A postcard or post card is a rectangular piece of thick paper or thin cardboard intended for writing and mailing without an envelope. There are novelty exceptions, such as wood postcards, made of thin wood, and copper postcards sold in the Copper Country of the U.S. state of Michigan, and coconut "postcards" from tropical islands.
In some places, it is possible to send them for a lower fee than for a letter. Stamp collectors distinguish between postcards (which require a stamp) and postal cards (which have the postage pre-printed on them). While a postcard is usually printed by a private company, individual or organization, a postal card is issued by the relevant postal authority.
I am a little confused on how this technology is used especially in regards to the moving side mold cylinder. Where does the dosed melt cushion come from on the moving side of the mold. I can sort of understand adding material through the hot runner, but this is still hard to grasp. In most injection molding applications, all of the fill, pack, and hold pressures are applied by the injection screw. The length of time for pack and hold are determined by the gate freeze off time. Some better description of what this technology does would help in applying it.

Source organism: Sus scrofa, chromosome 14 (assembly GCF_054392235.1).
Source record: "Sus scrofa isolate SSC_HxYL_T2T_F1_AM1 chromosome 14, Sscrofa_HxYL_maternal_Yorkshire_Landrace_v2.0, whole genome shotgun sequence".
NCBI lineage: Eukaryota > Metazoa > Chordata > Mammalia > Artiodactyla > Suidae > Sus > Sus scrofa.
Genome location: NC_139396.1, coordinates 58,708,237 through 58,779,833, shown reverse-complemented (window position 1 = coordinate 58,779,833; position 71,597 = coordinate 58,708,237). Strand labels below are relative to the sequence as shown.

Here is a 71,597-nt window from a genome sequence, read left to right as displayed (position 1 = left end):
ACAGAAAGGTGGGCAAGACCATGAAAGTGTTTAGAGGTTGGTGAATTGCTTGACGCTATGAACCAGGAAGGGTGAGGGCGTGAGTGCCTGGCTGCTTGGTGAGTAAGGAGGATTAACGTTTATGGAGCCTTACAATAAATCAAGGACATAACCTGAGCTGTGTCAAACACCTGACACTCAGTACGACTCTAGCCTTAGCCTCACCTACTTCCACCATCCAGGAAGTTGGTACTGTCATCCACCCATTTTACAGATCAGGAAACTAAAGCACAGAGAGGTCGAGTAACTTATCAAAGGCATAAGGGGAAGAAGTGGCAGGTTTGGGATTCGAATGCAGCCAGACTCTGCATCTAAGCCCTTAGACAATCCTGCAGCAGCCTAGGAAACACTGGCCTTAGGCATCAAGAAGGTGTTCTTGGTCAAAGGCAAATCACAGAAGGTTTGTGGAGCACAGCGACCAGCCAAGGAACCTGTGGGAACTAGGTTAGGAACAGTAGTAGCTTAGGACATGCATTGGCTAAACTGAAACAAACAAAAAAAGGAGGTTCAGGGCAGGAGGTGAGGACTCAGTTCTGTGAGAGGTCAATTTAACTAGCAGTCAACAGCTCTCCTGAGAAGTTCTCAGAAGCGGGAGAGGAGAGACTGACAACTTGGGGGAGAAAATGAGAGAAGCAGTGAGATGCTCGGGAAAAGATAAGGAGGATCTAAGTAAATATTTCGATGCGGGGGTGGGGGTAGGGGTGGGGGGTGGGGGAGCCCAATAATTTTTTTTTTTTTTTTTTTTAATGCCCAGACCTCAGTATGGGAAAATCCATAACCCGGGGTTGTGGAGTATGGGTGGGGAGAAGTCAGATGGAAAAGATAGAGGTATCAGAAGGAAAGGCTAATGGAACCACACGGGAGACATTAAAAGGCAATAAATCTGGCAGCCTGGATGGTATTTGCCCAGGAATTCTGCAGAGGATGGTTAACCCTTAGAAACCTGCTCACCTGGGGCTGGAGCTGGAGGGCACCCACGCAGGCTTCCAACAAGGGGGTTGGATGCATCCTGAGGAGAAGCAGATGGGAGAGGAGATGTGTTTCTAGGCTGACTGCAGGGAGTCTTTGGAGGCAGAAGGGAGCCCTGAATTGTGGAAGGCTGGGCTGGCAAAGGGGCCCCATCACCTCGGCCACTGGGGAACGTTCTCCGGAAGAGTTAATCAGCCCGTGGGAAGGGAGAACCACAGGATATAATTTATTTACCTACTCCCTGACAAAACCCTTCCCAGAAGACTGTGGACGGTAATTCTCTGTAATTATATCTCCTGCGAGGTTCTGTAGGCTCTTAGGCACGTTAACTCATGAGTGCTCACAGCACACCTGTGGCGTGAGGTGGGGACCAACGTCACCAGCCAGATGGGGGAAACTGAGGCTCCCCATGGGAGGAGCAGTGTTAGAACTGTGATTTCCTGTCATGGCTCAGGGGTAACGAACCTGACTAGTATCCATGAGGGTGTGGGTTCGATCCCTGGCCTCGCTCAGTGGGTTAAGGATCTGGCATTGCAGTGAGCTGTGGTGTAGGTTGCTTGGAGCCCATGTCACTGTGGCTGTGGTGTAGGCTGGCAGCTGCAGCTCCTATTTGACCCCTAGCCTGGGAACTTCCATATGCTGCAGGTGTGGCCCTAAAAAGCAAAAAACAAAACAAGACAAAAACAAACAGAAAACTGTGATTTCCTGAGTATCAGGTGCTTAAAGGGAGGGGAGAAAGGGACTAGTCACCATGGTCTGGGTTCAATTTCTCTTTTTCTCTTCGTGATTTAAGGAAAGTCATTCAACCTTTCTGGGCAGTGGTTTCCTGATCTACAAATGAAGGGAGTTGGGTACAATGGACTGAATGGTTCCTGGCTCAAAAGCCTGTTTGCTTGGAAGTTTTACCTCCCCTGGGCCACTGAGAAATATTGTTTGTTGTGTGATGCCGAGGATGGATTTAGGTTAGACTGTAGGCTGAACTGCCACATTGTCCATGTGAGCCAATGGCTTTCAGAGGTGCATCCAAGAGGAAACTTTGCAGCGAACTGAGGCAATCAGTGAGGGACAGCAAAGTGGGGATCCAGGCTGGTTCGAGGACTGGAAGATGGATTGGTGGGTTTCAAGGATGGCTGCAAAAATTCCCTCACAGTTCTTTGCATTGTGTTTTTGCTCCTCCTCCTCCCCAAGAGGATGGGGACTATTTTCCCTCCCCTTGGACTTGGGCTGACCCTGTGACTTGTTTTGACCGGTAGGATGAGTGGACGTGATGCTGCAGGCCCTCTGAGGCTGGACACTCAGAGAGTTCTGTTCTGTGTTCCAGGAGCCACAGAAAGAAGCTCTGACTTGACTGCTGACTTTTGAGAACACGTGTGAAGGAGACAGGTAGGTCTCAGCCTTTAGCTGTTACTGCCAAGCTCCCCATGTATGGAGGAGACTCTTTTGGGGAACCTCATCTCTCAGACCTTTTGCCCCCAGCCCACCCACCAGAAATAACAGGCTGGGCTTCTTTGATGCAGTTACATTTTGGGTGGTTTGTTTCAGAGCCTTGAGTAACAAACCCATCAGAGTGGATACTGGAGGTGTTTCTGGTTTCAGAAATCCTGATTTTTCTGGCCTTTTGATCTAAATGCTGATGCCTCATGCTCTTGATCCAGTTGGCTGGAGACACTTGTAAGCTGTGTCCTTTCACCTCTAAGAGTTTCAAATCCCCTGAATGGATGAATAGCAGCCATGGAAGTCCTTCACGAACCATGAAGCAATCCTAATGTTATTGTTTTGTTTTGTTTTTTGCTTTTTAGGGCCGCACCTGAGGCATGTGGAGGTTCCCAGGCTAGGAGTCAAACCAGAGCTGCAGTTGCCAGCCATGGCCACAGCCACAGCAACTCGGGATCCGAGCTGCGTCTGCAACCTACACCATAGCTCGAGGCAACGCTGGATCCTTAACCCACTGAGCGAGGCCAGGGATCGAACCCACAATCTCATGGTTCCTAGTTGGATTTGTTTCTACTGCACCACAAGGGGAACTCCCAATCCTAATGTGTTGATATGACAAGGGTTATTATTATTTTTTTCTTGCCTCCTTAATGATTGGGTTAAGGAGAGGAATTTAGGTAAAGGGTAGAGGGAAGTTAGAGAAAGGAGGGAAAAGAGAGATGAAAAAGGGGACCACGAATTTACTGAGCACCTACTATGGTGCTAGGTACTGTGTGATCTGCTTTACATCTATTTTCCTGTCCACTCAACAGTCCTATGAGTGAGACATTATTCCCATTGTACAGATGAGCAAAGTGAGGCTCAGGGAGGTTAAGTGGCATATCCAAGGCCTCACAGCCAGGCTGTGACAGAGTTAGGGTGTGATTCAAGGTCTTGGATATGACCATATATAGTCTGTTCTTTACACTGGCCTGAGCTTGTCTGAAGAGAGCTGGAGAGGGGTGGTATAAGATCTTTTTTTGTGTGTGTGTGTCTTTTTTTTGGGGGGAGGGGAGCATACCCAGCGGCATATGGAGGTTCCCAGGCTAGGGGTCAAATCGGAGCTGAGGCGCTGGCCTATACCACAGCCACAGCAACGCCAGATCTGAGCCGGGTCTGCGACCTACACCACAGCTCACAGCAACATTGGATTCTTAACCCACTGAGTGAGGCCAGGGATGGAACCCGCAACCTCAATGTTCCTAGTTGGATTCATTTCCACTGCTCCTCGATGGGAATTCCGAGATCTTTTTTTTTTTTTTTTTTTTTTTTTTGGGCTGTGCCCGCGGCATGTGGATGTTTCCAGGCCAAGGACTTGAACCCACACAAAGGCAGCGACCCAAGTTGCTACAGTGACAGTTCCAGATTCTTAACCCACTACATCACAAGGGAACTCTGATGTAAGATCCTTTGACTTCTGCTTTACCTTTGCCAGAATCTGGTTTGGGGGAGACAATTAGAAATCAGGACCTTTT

Like most innovations, the total cost of adoption is based on the predicted savings and the cost to upgrade. 30% time savings is really attractive in a high-volume process, but that will be balanced by the cost to modify or replace the existing tools. I'm going to guess that DuPont has done their homework and charted a path that includes the cost of tool upgrades. Otherwise this innovation will take a large time to permeate production floors as they replace older equipment or build new lines.
Seems like a really promising technology and one that could have significant ramifications for manufacturers given the widespread use of injection molding in production. Is this a technology experiment or is DuPont further along in terms of trials or early use case testing, or perhaps even gearing up to commercialize the technology?
Using wireless chips and accessories, engineers can now extract data from the unlikeliest of places -- pumps, motors, bridges, conveyors, refineries, cooling towers, parking garages, down-hole drills and just about anything else that can benefit from monitoring.
With strong marketplace demand for qualified engineers across the board that currently outstrips the available supply, there may never be a better time for engineers and project managers to advance their careers and salaries. Whether those moves are successful in the short-term and long-term is likely to depend on how the transition from one job to the next is handled.
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